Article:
Bayer Sued Over Allegedly Misleading Marketing Of One-A-Day Vitamins

According to the complaint, Bayer does not have sufficient science to back up many of its health claims on its One A Day Multivitamins.

According to the complaint, Bayer does not have sufficient science to back up many of its health claims on its One A Day Multivitamins.

The marketing for Bayer’s One A Day brand of multivitamins makes some very specific claims about what these products can do to improve a user’s health. But a new lawsuit brought against the over-the-counter drug giant argues that Bayer’s statements aren’t always backed up by the science necessary to make those claims.

The proposed class-action suit [PDF], filed in a federal court in California by the Center for Science in the Public Interest, contends that Germany-based Bayer AG and its U.S. subsidiaries Bayer Corporation and Bayer HealthCare, of false advertising, unjust enrichment and violation of California consumer protection laws.

The plaintiffs seek an injunction preventing Bayer from making what they allege are misleading statements in One-A-Day ads and on the product packaging, along with refunds for consumers who purchased these products based on the at-issue statements.

“Bayer commands a premium price for its One A Day multivitamins by distinguishing them from regular multivitamins with targeted multivitamins aimed at various segments of the population based on age, gender, and even health concerns,” reads the complaint, which cites phrases like “heart health,” “immunity,” and “physical energy” that Bayer uses to market various One A Day products.

The complaint alleges that Bayer “deceives consumers about One A Day Multivitamins” by “bombarding” them with “messages of purported health benefits, and even using scare tactics to convince consumers that they need Bayer’s multivitamins.”

According to the plaintiffs, Bayer is allegedly trying to hide the fact from consumers there is “very little difference” between the numerous One A Day varieties.

The One A Day website currently breaks down the products into four categories — “Products Specially For Women,” “Products Specially For Men,” “Products For Healthy Lifestyles,” and “VitaCraves Gummy Multivitamins.”

Then each of these has multiple varieties. For example, the page for female-targeted vitamins lists 10 different One A Day products that specifically target everyone from teens, to prenatal women, to the over-50 crowd, to “petite” women to menopausal women, to females with “active metabolism.”

Males have fewer options, with only five varieties listed.

Bayer’s “heart health” claims are based on the use of vitamins B6, B12, C, E, and folic acid in their products.This recent ad features regular guy talking about taking care of his “engine” with “One A Day Men’s, a complete multivitamin with nutrients to help support heart health.”

But the plaintiffs argue that scientific investigation, including research from the National Institutes of Health and the American Heart Association, has shown that supplementing your diet with these vitamins is not proven to prevent or reduce the risk of heart disease.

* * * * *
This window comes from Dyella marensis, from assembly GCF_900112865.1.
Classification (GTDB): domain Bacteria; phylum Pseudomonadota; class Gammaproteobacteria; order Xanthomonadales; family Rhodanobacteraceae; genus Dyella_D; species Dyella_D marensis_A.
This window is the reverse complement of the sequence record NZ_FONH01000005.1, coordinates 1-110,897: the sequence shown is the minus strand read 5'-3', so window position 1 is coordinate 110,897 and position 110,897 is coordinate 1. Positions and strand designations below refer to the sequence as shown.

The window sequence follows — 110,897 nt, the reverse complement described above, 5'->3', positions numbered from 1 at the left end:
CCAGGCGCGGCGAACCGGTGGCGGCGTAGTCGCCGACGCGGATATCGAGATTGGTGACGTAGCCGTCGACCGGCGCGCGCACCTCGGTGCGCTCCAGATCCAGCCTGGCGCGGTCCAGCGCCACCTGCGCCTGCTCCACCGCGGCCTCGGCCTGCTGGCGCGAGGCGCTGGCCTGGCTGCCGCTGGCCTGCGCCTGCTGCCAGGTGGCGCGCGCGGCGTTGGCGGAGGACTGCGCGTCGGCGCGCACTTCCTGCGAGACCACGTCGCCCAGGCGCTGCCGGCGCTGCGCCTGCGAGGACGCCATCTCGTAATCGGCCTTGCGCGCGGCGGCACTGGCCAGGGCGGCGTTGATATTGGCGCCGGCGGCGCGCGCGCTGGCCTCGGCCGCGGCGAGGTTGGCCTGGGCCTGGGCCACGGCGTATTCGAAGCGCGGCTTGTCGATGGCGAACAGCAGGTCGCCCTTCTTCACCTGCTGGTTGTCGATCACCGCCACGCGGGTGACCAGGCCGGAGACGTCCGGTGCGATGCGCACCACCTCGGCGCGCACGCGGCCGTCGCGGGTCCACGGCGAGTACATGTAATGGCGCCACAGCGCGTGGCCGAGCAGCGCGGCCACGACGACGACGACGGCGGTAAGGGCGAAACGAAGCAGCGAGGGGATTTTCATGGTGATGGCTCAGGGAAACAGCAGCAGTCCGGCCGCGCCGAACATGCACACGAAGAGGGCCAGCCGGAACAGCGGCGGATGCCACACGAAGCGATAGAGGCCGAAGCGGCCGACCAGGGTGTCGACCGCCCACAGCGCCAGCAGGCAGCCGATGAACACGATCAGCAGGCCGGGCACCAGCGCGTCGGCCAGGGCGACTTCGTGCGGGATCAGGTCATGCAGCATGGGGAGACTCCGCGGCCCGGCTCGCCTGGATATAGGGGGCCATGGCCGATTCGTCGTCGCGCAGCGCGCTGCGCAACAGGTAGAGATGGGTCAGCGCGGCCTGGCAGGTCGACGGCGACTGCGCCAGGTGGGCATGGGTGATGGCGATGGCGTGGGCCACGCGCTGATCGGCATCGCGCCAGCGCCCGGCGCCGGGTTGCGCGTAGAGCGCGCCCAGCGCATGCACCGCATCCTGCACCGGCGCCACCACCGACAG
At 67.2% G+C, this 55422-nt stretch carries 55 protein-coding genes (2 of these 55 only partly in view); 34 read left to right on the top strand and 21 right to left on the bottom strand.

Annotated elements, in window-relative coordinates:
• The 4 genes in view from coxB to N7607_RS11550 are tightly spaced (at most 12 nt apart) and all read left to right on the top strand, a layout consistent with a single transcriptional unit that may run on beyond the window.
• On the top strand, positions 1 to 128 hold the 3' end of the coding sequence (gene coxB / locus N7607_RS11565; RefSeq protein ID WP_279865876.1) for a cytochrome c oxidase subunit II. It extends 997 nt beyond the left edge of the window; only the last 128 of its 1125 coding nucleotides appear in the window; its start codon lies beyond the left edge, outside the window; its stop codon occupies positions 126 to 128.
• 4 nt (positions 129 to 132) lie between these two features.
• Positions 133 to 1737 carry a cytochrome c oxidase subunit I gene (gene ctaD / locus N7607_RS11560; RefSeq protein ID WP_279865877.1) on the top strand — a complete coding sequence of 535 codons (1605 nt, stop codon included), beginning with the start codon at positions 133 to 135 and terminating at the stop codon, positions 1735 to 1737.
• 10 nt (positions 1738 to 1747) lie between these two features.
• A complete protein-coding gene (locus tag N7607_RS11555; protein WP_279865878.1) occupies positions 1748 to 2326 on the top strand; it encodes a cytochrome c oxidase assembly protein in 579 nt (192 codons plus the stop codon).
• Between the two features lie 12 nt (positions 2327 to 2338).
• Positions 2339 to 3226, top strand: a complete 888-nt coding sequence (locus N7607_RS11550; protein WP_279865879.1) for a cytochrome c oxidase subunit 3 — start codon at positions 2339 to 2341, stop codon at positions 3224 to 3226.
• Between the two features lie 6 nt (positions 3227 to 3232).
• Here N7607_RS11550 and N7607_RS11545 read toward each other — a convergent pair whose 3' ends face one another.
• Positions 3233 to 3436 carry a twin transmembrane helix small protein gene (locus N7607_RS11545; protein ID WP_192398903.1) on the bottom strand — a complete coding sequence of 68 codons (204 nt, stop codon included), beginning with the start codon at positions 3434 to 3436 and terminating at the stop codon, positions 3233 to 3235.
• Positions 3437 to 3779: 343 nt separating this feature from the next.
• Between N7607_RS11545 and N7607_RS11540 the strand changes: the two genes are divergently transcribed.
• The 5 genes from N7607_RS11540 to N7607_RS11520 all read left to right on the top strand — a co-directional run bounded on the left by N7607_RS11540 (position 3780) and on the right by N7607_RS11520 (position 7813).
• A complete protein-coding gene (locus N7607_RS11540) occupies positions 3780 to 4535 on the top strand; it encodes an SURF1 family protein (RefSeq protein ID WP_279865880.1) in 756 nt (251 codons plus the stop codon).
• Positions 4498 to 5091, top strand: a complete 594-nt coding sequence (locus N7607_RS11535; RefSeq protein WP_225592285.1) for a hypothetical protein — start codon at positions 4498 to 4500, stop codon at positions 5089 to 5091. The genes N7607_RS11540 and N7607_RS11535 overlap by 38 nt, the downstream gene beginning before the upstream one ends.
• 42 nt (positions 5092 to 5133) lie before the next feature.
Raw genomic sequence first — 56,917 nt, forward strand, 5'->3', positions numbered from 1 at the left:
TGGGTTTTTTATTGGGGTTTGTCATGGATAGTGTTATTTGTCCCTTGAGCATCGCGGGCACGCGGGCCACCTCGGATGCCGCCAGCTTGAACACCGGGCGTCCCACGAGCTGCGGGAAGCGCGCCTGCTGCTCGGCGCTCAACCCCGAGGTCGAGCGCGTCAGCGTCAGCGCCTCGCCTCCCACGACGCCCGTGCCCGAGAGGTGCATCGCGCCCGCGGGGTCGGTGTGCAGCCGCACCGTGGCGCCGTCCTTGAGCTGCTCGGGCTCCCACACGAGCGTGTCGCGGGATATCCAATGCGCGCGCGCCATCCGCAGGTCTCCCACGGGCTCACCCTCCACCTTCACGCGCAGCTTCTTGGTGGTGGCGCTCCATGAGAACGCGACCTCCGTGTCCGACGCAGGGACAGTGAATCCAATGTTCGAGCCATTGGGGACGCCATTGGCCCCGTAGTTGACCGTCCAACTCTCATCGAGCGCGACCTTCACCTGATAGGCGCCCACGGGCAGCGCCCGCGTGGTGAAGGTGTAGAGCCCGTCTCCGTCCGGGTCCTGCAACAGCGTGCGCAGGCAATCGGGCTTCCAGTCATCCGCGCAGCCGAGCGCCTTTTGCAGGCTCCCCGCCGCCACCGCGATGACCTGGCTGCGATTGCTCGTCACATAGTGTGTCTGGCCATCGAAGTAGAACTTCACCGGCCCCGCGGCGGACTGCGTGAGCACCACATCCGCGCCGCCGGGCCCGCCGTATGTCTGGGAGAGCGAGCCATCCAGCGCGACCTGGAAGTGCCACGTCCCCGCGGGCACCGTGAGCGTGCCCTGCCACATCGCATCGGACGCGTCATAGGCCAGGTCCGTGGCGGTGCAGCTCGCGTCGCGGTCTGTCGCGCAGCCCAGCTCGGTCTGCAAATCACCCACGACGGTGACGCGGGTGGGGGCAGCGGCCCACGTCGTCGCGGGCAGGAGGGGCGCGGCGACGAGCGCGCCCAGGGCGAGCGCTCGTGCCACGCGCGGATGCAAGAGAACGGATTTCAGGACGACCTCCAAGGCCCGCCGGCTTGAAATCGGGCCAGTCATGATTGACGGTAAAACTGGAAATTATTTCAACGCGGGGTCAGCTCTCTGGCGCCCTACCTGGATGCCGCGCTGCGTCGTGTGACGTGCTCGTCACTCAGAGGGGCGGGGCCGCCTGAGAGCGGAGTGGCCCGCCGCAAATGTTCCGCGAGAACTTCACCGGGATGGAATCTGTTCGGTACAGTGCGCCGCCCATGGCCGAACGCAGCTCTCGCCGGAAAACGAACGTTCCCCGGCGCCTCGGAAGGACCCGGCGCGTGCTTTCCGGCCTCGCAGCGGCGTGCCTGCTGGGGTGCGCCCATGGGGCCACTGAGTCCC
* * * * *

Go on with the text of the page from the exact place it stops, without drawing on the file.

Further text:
Thus, CSPI alleges that Bayer is illegally making a false claim of disease prevention.

The complaint also cites NIH and AHA research in attempting to debunk Bayer’s “support physical energy” claims based on the presence of many of the same vitamins in One A Day products.

Another example of supposedly questionable marketing cited by the complaint involves claims that various One A Day products “support immunity,” based on the presence of vitamins A, C, E, selenium, iron, beta-carotene, and zinc.

Again, CSPI points to what it believes is a lack of scientific evidence to back up this claim. In fact, the complaint contends that randomized clinical trials demonstrate that multivitamins do not affect the number, severity, or length of any illnesses.

“A multivitamin can be beneficial to those who are vitamin deficient, which few Americans are,” said CSPI litigation director Steve Gardner in a statement. “None of Bayer’s multivitamins can unclog arteries, prevent heart attacks, or otherwise ameliorate heart disease. And to the extent these claims prompt people to take vitamin pills instead of doctor-prescribed heart medicines, Bayer may be harming people’s health as well as their wallets.”

Bayer has been down this road before, having previously settled in 2010 with multiple states’ attorneys general over claims that the use of selenium in One A Day products might protect against prostate cancer.

The company also paid millions in 2007 to close a federal investigation into bogus weight-loss claims about One A Day products.

That 7-year-old settlement came back to bite Bayer on the derriere in September, when the Justice Department asked that the company be held in contempt for violating that consent order because it was allegedly making unsubstantiated claims about Phillips’ Colon Health pills.

We’ve reached out to Bayer for comment, but have not yet heard back from anyone.

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